Wednesday, April 26, 2006

What do we expect?

5 and 18. That is stunning.

Freddy love is breaking out all over the blogosphere. Typical is this, from Kovacevic's Q&A today:
Q: Since Freddy Sanchez has offensive stats clearly superior to Joe Randa and, since his defensive skills are equal at least, and since we have a crying need to get runners on for Jason Bay and the Wilsons, why, oh, why cannot Sanchez play third base and bat leadoff?

He has speed, hits for a solid average, and has a good eye at the plate. Then, Duffy/MaClouth could hit near the bottom of the order so that they can learn to hit big league pitching without the pressures of leading off.

Why, oh, why?

Dr. Lynn Boyd Hinds of Springfield, Mo.

KOVACEVIC: This was topic No. 1 with a bullet in the inbox.

Here again, Lynn, your logic is irrefutable. And yet, there was Sanchez again last night, back on the bench after going 2 for 4 with one of those outs being a screaming fly ball to the wall in left-center. As Sanchez himself put it when I interviewed him Monday, it would appear there is nothing he can do to start.

Tracy's reasoning is that the Pirates are a stronger team with Sanchez on the bench. That is true, of course, as it pertains to a contending team. But it becomes way out of whack when the player on the bench is clearly illustrating he could help the team more than the starter, and -- this is important -- is doing so over a stretch longer than just a couple of games.

I will say this much: Be certain that there are some in the clubhouse who feel as you do.

The best point I've seen anyone make--and I apologize for not recalling where I saw it and properly attributing it--is that by signing Randa, we're wasting Freddy's 28-year-old season, a season that, if Freddy is like most players, would likely have been one of the most productive of his career.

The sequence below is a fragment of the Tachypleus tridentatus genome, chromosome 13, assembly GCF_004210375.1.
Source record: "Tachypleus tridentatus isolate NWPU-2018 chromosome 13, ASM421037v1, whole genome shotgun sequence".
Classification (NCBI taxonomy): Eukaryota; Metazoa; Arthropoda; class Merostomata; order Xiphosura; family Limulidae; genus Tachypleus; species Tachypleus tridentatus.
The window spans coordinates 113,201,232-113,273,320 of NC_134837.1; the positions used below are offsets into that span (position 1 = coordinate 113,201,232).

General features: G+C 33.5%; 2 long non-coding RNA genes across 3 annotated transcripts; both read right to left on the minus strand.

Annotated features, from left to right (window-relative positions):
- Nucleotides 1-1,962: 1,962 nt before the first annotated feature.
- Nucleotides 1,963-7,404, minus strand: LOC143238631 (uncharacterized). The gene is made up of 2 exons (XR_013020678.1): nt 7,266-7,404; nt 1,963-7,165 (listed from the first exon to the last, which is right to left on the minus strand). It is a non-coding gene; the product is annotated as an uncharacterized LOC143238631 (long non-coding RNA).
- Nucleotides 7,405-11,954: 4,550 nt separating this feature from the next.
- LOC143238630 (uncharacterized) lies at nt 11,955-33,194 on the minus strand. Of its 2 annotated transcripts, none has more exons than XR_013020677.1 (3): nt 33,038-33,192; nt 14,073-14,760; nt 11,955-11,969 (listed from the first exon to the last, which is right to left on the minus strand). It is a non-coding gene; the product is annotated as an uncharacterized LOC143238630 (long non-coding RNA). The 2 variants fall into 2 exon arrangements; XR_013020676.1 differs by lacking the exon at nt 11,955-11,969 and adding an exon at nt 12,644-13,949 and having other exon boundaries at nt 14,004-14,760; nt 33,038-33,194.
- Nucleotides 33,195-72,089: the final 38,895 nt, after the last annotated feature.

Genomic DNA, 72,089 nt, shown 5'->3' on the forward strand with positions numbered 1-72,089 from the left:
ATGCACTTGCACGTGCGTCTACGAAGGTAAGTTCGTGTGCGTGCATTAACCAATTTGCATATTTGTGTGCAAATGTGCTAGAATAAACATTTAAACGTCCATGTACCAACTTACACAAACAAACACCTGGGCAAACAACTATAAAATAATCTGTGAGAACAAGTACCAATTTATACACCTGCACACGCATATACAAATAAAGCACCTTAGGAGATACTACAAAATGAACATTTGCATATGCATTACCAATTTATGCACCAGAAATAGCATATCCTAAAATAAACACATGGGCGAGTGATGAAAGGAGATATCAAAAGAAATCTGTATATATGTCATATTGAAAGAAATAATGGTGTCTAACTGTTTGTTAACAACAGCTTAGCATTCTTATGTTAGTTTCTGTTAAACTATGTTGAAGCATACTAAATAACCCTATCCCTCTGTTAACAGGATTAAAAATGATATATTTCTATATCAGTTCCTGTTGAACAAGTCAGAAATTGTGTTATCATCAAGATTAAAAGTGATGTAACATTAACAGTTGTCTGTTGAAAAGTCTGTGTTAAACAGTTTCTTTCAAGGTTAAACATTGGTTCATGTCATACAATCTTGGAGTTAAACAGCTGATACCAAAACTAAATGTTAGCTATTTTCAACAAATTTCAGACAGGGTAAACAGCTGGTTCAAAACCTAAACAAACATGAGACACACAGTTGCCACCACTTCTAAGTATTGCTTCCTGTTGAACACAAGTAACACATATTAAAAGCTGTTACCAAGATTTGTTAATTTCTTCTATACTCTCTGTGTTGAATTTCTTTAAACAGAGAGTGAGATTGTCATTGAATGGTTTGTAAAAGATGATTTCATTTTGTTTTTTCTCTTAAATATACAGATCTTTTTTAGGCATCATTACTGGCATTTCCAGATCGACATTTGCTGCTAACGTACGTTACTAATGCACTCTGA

Tracy's "reasoning," on the other hand, is both illogical and disingenuous, but even he must know that. Unfortunately, when someone sticks a microphone in your face, you have to say something. The real reason that the Pirates continue to play Randa and Burnitz is that despite the team's unbelievably bad start, for which both bear a certain amount of the responsibility, it is way too early for the Pirates to publicly admit that these high-profile acquisitions were a mistake. Their reputation currently hinges on the notion that the money they spent in the off-season proved that they aren't cheap and that they want to win.

Casey is injured and Burnitz and Randa have both had bad months, but as long as it is conceivable that they could bounce back and become productive, I don't expect that we will see them lose their jobs to McLouth, Sanchez, or anyone else. Although many of us knew and complained all winter that these signings were poor ways to allocate the revenue-sharing money, decisions that are this important to an organization on so many different levels are not likely to be easily or casually disavowed.

An organization that makes this many bad decisions needs a healthy appreciation for the concept of sunk cost. This regime of the Pirates has never shown such an appreciation. That's why Kevin Young played first for as long as he did, why McClendon managed almost to the end of his contract, and why, barring a Cuban incursion, Dave Littlefield will be our GM through most if not all of 2008.

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